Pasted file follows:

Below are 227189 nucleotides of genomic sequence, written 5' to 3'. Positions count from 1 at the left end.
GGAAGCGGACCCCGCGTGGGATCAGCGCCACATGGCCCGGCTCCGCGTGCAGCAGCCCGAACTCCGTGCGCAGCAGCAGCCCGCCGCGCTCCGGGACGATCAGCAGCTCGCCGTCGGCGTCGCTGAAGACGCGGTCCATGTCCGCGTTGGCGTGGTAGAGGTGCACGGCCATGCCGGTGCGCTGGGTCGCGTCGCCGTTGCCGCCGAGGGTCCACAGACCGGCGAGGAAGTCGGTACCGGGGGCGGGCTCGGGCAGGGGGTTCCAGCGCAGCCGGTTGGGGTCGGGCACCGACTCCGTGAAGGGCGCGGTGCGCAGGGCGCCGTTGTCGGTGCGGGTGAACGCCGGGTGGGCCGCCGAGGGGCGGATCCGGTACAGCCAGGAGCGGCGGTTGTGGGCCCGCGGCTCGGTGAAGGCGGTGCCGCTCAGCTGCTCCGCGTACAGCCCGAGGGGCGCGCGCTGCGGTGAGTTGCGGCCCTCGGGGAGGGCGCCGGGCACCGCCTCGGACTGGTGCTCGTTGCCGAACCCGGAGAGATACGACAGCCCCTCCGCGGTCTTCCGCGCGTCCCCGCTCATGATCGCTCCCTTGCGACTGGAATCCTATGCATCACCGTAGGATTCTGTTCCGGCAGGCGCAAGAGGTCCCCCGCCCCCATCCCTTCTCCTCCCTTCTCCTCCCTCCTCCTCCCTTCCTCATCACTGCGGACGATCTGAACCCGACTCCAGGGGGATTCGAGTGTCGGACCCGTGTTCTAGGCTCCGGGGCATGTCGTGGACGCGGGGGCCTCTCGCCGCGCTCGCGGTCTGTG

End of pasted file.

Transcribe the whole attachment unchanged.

Below are 227189 nucleotides of genomic sequence, written 5' to 3'. Positions count from 1 at the left end.
GGAAGCGGACCCCGCGTGGGATCAGCGCCACATGGCCCGGCTCCGCGTGCAGCAGCCCGAACTCCGTGCGCAGCAGCAGCCCGCCGCGCTCCGGGACGATCAGCAGCTCGCCGTCGGCGTCGCTGAAGACGCGGTCCATGTCCGCGTTGGCGTGGTAGAGGTGCACGGCCATGCCGGTGCGCTGGGTCGCGTCGCCGTTGCCGCCGAGGGTCCACAGACCGGCGAGGAAGTCGGTACCGGGGGCGGGCTCGGGCAGGGGGTTCCAGCGCAGCCGGTTGGGGTCGGGCACCGACTCCGTGAAGGGCGCGGTGCGCAGGGCGCCGTTGTCGGTGCGGGTGAACGCCGGGTGGGCCGCCGAGGGGCGGATCCGGTACAGCCAGGAGCGGCGGTTGTGGGCCCGCGGCTCGGTGAAGGCGGTGCCGCTCAGCTGCTCCGCGTACAGCCCGAGGGGCGCGCGCTGCGGTGAGTTGCGGCCCTCGGGGAGGGCGCCGGGCACCGCCTCGGACTGGTGCTCGTTGCCGAACCCGGAGAGATACGACAGCCCCTCCGCGGTCTTCCGCGCGTCCCCGCTCATGATCGCTCCCTTGCGACTGGAATCCTATGCATCACCGTAGGATTCTGTTCCGGCAGGCGCAAGAGGTCCCCCGCCCCCATCCCTTCTCCTCCCTTCTCCTCCCTCCTCCTCCCTTCCTCATCACTGCGGACGATCTGAACCCGACTCCAGGGGGATTCGAGTGTCGGACCCGTGTTCTAGGCTCCGGGGCATGTCGTGGACGCGGGGGCCTCTCGCCGCGCTCGCGGTCTGTG